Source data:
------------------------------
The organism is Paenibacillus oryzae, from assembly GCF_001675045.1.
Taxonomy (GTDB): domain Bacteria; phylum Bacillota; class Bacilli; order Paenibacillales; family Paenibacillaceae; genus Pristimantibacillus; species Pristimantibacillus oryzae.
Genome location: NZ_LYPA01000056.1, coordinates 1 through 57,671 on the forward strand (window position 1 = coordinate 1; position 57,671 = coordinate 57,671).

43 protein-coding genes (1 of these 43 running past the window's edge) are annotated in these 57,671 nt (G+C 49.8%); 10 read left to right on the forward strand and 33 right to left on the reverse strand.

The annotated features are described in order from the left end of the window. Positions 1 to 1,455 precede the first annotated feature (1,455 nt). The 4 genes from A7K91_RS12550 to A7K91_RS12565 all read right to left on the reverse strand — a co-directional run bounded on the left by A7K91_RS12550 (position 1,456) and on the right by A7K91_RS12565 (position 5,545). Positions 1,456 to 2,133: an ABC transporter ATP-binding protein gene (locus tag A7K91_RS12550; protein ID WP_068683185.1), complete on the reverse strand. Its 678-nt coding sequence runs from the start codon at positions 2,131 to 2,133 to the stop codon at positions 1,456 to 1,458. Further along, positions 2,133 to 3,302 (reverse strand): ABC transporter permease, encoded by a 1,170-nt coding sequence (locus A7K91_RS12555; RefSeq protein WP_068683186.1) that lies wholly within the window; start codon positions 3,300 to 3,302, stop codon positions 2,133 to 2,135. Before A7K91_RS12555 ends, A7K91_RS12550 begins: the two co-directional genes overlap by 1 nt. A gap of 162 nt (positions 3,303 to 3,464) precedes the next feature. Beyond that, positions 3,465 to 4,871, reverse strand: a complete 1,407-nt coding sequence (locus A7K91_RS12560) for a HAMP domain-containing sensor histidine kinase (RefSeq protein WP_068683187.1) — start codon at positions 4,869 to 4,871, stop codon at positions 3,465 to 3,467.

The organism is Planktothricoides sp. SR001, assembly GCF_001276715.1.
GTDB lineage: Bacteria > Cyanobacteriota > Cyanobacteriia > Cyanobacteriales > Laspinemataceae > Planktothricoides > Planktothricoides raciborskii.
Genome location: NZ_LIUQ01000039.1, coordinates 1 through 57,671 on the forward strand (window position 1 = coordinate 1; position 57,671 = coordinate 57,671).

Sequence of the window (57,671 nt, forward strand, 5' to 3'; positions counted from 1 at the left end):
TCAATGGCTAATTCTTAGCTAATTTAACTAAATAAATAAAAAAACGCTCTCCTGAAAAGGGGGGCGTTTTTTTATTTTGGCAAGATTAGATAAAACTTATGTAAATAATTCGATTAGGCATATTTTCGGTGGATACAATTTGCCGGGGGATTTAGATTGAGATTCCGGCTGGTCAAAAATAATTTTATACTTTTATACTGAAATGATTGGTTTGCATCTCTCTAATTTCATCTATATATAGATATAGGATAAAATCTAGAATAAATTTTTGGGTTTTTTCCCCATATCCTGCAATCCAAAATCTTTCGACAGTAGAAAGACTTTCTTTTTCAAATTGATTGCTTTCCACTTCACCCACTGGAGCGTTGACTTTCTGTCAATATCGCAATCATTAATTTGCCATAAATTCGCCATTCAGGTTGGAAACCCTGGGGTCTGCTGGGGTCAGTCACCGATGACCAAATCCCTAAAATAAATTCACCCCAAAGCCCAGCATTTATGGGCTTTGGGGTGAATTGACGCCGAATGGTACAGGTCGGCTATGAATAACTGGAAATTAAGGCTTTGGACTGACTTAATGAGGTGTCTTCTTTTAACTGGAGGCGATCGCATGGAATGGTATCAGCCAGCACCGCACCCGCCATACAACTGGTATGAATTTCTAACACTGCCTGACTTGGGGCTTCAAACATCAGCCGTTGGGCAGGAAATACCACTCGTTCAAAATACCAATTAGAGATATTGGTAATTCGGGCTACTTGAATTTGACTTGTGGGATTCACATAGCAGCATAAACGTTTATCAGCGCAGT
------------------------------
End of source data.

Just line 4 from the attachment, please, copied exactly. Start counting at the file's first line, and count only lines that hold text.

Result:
43 protein-coding genes (1 of these 43 running past the window's edge) are annotated in these 57,671 nt (G+C 49.8%); 10 read left to right on the forward strand and 33 right to left on the reverse strand.